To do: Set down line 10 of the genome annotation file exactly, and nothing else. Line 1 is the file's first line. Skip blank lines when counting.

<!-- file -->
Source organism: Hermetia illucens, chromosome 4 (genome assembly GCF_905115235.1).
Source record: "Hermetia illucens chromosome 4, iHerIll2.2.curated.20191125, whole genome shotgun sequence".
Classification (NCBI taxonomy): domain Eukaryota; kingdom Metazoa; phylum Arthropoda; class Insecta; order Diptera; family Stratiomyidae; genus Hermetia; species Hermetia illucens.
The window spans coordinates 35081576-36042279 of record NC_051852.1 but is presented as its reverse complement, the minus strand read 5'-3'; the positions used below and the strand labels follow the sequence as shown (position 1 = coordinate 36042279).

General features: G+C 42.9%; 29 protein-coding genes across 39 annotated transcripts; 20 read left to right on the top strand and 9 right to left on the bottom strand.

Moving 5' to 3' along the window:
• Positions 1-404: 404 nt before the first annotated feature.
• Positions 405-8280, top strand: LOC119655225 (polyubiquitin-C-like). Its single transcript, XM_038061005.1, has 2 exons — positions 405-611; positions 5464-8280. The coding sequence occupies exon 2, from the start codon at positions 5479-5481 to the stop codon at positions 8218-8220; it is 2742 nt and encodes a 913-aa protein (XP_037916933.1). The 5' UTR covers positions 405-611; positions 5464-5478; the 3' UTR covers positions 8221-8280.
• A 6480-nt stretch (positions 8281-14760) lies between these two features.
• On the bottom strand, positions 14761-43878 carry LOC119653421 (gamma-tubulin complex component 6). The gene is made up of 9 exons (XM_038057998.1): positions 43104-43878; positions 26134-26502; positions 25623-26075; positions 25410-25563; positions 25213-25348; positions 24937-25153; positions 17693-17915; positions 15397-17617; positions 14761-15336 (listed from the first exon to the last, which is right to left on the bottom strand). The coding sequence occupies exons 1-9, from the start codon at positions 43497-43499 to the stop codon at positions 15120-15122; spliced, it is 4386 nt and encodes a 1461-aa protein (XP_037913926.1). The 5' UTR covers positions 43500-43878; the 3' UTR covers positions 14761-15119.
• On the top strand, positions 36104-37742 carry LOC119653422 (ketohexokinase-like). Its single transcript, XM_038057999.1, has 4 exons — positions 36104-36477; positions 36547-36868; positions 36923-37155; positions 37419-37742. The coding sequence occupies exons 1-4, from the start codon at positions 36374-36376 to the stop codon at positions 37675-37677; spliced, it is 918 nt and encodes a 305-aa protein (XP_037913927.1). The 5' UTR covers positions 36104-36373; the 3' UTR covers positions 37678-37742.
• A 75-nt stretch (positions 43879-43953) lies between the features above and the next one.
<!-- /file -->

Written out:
• On the bottom strand, positions 14761-43878 carry LOC119653421 (gamma-tubulin complex component 6). The gene is made up of 9 exons (XM_038057998.1): positions 43104-43878; positions 26134-26502; positions 25623-26075; positions 25410-25563; positions 25213-25348; positions 24937-25153; positions 17693-17915; positions 15397-17617; positions 14761-15336 (listed from the first exon to the last, which is right to left on the bottom strand). The coding sequence occupies exons 1-9, from the start codon at positions 43497-43499 to the stop codon at positions 15120-15122; spliced, it is 4386 nt and encodes a 1461-aa protein (XP_037913926.1). The 5' UTR covers positions 43500-43878; the 3' UTR covers positions 14761-15119.